It’s no secret we get distracted at work. It happens to everyone. We’re human, and even though we are paid to spend 8 hours a day working, it doesn’t happen. When you sit down and take a hard look at what distracts you or what interruptions may come your way, it can all be broken down into two categories, self-inflicted and group-inflicted.
I’m going to focus on the self-inflicted interruptions. I think it’s too easy to fall into a rut where we let interruptions manage our time and aren’t able to clearly grasp what’s pulling us away.
That’s why you must define your time. Don’t give your time to someone else. Be stingy with it. You have work to do, and if it doesn’t get done you either end up taking it home or pay the price of missing a deadline. Telling your boss, “I’m sorry I didn’t get that report done. I spent an hour looking at Bob’s pictures from his trip to Australia,” isn’t going to cut it. Are Bob’s pictures so important that you would jeopardize more than just your time? NO! So why were you looking at Bob’s pictures? Because you didn’t want to hurt his feelings or you really didn’t feel like working on that report. Next time, just say, “Thanks for offering Bob, but it’s not a good time. When I finish this up, I’ll come take a look.” You don’t have to be rude about it, just let it be known.
It doesn’t have to be Bob’s pictures. It can be anything, helping a co-worker with a project because you’re bored with work, listening to a funny story about your teammate’s kids because you don’t want to call a client back, lamenting about the horrible traffic jam this morning because you aren’t ready to look your to-do list in the eye, and so on. The bottom line is, we either choose to engage in the distractions or we don’t.
And we know we’re going to face interruptions throughout the day, so why don’t we just plan for those? Determine the time or times throughout the day when you’re the most unproductive or when you know you aren’t going to accomplish the big tasks on your to-do list. Use that time to do some of the more mundane tasks--things that still lead to overall productivity, but maybe they don’t require as much brain power.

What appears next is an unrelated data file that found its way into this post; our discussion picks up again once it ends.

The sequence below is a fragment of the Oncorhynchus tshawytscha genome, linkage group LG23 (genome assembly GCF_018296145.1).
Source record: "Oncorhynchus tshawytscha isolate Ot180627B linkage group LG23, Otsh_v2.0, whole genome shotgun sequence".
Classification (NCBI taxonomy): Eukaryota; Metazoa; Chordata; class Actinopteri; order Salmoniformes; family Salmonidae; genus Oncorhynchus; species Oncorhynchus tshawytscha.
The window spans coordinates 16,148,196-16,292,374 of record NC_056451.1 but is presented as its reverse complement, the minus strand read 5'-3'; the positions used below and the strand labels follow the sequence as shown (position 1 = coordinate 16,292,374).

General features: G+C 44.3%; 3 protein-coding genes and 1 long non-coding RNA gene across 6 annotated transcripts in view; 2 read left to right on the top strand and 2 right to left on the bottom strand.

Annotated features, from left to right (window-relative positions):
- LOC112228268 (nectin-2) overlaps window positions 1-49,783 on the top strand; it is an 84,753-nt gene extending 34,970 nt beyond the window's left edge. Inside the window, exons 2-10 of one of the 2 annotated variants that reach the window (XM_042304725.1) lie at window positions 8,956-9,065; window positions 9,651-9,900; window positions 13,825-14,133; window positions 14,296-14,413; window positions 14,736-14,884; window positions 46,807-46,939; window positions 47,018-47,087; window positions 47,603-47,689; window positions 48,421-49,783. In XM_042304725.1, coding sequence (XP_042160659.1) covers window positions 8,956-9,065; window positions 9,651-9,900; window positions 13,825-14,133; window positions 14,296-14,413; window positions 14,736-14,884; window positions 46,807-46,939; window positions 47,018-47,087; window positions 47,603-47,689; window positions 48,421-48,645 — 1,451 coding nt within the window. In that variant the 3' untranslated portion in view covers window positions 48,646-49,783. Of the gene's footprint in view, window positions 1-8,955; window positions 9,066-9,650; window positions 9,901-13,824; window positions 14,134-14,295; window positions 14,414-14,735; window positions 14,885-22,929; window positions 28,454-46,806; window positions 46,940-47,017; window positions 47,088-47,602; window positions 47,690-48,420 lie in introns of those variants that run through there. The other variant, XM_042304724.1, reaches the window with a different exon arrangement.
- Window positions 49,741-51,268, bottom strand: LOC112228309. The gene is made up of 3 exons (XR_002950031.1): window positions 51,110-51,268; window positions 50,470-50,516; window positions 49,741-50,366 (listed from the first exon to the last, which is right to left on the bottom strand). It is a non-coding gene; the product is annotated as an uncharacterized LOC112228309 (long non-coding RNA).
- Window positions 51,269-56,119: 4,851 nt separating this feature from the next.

But what about the times we're unable to manage our distractions individually? We can't always pick up on our own interruptions. Sometimes we need to be told.
That brings to mind an exercise a manager once had us do years ago. He made everyone on our team write down exactly what we did as soon as we were on the clock. We did this throughout the week. Then the following week, we all reviewed areas that needed improvement and devised our own productivity strategies. It was shocking to some people that what they thought was honest work was nothing more than wasted minutes (or hours). We kept at it with the exercise for a few more weeks until our time management strategies blossomed. Soon after, we set the limits we needed to set, put aside all the non-work related materials that caught our eye too often and shed new light to how productive we all can be.
Try it out for a couple of days. No one needs to know. It’s not something you want to brag about to your boss when you realize that during any given day you only do about 15 minutes of real work. However, if you weed out those self-inflicted interruptions and rearrange your priorities for when you’re most productive, the boss might start bragging about you.
At the end of the day, it's about getting stuff done and remembering that your time is just as valuable as the next person one cube over. What have you done recently to limit your own distractions?